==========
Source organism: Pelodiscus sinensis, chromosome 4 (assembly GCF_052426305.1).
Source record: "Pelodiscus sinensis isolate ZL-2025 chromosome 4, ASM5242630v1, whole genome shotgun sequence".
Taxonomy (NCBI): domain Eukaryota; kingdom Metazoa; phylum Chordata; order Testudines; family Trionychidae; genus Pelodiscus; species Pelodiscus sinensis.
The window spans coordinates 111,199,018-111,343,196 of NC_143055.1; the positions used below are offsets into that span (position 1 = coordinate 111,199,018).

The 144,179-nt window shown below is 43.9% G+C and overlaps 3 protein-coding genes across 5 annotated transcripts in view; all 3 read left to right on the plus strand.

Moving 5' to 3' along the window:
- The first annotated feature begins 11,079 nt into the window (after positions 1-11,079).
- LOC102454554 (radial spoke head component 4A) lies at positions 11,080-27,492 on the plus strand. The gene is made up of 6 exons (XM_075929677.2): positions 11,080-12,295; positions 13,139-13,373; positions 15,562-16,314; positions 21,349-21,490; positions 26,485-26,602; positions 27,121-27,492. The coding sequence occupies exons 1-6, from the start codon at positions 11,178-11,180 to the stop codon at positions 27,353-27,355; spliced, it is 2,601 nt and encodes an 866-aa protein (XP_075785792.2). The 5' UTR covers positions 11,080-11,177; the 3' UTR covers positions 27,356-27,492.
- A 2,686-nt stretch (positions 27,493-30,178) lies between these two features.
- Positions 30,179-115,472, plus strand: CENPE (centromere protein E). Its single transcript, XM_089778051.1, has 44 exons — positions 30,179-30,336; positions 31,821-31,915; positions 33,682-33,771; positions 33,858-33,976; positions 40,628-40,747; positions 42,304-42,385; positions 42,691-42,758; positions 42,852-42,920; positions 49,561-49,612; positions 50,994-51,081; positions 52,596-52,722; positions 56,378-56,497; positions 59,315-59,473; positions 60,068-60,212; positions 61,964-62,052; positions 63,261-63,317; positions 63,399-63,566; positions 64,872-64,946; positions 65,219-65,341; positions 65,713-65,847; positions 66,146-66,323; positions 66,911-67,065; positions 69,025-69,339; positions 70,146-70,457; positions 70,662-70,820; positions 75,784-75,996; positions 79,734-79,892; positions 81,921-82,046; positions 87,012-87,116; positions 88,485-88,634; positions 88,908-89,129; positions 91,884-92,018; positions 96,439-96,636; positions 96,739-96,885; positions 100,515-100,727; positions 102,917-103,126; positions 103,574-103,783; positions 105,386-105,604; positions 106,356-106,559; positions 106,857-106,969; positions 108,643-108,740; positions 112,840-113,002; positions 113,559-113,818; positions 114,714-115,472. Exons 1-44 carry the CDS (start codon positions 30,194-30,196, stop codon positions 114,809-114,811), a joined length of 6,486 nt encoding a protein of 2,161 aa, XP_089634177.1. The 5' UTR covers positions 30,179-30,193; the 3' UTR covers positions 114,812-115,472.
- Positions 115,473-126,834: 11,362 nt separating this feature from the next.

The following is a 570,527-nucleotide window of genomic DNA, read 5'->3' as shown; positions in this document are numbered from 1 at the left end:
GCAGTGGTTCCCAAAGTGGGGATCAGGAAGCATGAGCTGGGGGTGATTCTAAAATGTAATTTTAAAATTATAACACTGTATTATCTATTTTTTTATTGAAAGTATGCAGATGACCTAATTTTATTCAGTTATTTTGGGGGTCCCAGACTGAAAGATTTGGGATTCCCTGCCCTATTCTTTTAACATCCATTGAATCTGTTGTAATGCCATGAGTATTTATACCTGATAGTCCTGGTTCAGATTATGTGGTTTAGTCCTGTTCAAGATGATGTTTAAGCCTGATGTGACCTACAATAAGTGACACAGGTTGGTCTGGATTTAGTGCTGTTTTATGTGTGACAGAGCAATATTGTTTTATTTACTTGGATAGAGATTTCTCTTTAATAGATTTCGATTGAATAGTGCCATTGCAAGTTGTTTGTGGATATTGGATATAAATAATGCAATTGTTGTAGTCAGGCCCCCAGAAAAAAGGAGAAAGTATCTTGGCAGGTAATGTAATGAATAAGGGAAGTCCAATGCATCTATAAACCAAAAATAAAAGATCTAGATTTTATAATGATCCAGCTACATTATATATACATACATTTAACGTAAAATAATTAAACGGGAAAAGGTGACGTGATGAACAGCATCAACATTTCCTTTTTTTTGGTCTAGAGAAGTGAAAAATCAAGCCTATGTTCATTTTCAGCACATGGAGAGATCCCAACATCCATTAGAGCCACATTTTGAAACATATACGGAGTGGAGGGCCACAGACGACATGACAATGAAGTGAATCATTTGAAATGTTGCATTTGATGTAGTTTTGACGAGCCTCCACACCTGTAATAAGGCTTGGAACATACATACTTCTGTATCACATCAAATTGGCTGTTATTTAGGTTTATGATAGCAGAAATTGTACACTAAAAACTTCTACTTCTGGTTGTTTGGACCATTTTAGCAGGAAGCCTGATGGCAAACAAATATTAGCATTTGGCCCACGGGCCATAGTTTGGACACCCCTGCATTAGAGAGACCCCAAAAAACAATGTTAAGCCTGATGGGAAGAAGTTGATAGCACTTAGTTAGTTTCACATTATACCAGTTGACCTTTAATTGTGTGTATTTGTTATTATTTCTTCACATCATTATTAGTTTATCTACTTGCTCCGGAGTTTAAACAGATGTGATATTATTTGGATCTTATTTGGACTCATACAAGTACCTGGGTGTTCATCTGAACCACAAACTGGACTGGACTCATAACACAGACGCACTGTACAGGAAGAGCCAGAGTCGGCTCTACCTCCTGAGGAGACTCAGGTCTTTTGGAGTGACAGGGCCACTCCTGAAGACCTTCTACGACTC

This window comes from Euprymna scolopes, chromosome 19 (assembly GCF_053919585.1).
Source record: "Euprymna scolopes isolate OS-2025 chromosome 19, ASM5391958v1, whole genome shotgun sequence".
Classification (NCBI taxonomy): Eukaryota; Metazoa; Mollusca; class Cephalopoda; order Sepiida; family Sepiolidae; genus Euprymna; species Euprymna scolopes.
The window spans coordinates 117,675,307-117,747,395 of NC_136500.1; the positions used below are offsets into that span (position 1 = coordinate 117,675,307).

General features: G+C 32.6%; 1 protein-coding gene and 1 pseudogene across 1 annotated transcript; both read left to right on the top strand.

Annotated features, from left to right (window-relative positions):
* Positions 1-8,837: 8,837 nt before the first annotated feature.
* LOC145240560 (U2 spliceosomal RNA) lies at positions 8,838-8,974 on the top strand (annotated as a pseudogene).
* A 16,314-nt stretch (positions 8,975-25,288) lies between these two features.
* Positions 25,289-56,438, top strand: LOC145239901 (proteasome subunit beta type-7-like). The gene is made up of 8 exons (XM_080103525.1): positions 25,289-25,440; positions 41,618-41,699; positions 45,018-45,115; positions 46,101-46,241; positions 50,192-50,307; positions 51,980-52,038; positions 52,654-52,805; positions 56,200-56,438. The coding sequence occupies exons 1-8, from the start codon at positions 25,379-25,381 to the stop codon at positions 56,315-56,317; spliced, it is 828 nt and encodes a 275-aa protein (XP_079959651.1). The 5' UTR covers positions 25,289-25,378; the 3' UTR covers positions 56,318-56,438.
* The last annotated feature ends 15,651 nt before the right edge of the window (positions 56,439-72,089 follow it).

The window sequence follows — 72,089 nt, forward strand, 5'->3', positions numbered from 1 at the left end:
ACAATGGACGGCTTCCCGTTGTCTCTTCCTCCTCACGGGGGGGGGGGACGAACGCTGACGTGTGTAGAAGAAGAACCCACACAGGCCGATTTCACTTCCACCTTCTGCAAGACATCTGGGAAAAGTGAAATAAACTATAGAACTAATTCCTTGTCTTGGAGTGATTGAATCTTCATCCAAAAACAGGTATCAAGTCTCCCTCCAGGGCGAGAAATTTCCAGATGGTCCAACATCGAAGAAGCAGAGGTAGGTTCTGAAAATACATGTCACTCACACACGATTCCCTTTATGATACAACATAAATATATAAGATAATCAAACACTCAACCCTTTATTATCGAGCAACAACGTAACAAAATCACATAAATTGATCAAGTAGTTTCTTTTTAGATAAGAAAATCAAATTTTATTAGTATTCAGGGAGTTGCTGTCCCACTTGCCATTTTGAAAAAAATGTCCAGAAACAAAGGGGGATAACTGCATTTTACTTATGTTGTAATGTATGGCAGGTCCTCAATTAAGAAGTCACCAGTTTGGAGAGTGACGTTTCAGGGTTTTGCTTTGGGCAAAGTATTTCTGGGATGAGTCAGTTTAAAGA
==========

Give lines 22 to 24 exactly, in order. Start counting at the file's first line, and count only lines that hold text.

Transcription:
* A 16,314-nt stretch (positions 8,975-25,288) lies between these two features.
* Positions 25,289-56,438, top strand: LOC145239901 (proteasome subunit beta type-7-like). The gene is made up of 8 exons (XM_080103525.1): positions 25,289-25,440; positions 41,618-41,699; positions 45,018-45,115; positions 46,101-46,241; positions 50,192-50,307; positions 51,980-52,038; positions 52,654-52,805; positions 56,200-56,438. The coding sequence occupies exons 1-8, from the start codon at positions 25,379-25,381 to the stop codon at positions 56,315-56,317; spliced, it is 828 nt and encodes a 275-aa protein (XP_079959651.1). The 5' UTR covers positions 25,289-25,378; the 3' UTR covers positions 56,318-56,438.
* The last annotated feature ends 15,651 nt before the right edge of the window (positions 56,439-72,089 follow it).